DIY Ski Maintenance

A fundamental part of the fun on skis is also due to our equipment. Like all things, skis wear out over time and it is good to take care to ensure that they hold up well over the years. At Snowit, with our friends at Outdoor360.it we have put together some guidelines, useful for DIY maintenance.

An important element for the maintenance of DIY skis is the work surface. The ideal is to have a work table with clamps to hold the skis steady, while the basic equipment is represented by: wax, brush, spatula and various types of files.

The maintenance of the skis is important to maintain the characteristics of the skis. The insole, i.e. the bottom, is the element that guarantees smoothness. The foils, on the other hand, ensure that the skis hold.

Find out how to perform ski maintenance on your own


The bottom of the ski is what guarantees its gliding and it is good that it is cared for. It can be homemade if you have space by purchasing a pair of counter clamps, the wax, the hot iron to melt it and the tools to remove it. If you don’t want to proceed with DIY there are plenty of shops or rentals that can provide this work. The insole, or bottom, does not need excessively frequent care, unlike foils. As a guide, it is good to apply the wax on the insole every 10/15 outlets to get the best results, before applying the wax it is always good to check that there are no holes or grooves, and if necessary repair them before applying the wax. Recommended at the beginning and end of the year.

What is wax?

Wax is basically a combination of paraffins and fluorides that is used to make your ski smoother. There are waxes for all types of snow, depending on the temperature of the snow itself. Wax is applied with a hot iron. After being heated and then melted, it is applied to the ski. After the wax is applied, it is dried, through which the excess wax is removed with spatulas, then finished and polished with special bristle brushes.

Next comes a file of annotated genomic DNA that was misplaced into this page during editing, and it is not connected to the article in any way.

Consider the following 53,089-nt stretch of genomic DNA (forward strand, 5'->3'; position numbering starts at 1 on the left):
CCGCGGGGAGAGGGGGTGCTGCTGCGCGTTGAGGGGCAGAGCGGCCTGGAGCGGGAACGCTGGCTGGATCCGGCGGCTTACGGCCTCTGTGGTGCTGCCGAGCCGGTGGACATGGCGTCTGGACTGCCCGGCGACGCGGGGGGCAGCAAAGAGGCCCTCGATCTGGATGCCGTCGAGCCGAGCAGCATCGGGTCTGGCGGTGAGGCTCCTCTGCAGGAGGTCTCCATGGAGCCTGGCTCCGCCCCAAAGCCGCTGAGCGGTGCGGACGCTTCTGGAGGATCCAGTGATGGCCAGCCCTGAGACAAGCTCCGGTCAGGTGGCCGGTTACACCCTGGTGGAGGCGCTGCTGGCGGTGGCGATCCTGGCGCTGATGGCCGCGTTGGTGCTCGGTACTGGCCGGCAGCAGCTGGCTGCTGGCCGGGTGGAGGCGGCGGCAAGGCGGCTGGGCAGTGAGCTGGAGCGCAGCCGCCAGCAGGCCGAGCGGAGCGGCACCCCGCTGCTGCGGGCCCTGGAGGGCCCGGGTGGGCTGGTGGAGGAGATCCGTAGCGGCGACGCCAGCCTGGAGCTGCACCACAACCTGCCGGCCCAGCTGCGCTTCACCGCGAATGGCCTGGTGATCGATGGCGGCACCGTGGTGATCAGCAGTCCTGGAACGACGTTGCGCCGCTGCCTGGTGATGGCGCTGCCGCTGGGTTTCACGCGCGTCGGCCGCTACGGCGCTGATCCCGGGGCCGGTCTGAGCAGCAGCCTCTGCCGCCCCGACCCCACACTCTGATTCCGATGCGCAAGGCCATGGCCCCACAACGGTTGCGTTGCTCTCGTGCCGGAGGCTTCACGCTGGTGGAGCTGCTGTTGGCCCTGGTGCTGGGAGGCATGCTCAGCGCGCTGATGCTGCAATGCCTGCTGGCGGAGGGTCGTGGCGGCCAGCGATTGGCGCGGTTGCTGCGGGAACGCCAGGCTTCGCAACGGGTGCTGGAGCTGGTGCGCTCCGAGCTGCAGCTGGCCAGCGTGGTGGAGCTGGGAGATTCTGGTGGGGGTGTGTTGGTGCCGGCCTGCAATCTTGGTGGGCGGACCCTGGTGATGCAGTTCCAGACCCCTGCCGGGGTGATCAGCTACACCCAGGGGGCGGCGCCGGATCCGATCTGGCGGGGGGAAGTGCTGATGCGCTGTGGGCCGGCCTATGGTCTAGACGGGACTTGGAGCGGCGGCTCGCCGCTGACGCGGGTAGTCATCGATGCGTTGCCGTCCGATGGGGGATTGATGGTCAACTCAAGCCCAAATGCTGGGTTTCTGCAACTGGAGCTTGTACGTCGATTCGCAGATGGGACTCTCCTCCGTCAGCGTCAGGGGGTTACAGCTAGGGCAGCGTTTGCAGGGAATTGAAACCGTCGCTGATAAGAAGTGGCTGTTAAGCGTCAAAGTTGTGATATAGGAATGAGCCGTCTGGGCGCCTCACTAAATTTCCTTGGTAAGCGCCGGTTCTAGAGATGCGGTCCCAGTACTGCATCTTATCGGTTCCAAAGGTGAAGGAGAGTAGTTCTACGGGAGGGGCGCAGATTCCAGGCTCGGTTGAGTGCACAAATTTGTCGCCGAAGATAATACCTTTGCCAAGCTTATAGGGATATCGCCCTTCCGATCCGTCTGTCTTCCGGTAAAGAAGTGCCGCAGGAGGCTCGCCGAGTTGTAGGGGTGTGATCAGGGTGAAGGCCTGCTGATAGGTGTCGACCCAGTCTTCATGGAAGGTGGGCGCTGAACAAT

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Ski wax

Ski foils:

Another very important component of the ski, that allows us to keep it anchored to the snow when we bend over. The edges just like the knives wear out and lose their “angle” and consequently the grip. There are millions of things to know about foils; angle measurements, preparation, types of tools. Our advice as far as DIY is concerned is to study in depth before pulling your foils otherwise if you bring your skis to a laboratory their experts will provide. When the edges lose sharpness the ski becomes easier to handle, but it loses precision and grip especially on hard or icy surfaces. Recommended at least once a year.

Ski foils

Ski cleaning:

There are two types of cleaning: ordinary cleaning and extraordinary cleaning. As far as ordinary cleaning is concerned, it is a good idea to store your skis every time they are used after making sure they are completely dry, this will avoid the formation of rust on foils and metal parts and wear of the rest of the components. Extraordinary cleaning should be carried out at the beginning of the year before making bottom and foils. When you take out your skis after the summer, use a cloth and spray to clean them from dust, both on the top and bottom (always in the sliding direction), and use a diamond file to check that there are no rust or wrinkles on the edges, if you pass the file in the sliding direction to remove them without exaggerating with pressure.

Especially at the end of the season it is best to store your skis in a dry place with little humidity. Remember that skis are delicate and should be handled with care to ensure durability and performance.

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Ski bindings:

Bindings should also be checked at the beginning of the year and also every 2-3 outings. Sometimes the Din’s spring may come loose slightly, just position the boot to snap the binding and adjust it. Also the screws that hold the binding fixed on the boot could be damaged or worn, check them and replace or tighten them according to the situation.

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Ski bindings

If you are a beginner in ski maintenance, we always recommend that you contact a good, trustworthy skiman who is able to do his job properly. If you love DIY and want to do everything in-house, follow our advice. Especially the first few times you practice with a professional to help you learn the secrets and not to risk compromising the functionality of the equipment you will use on the slope.


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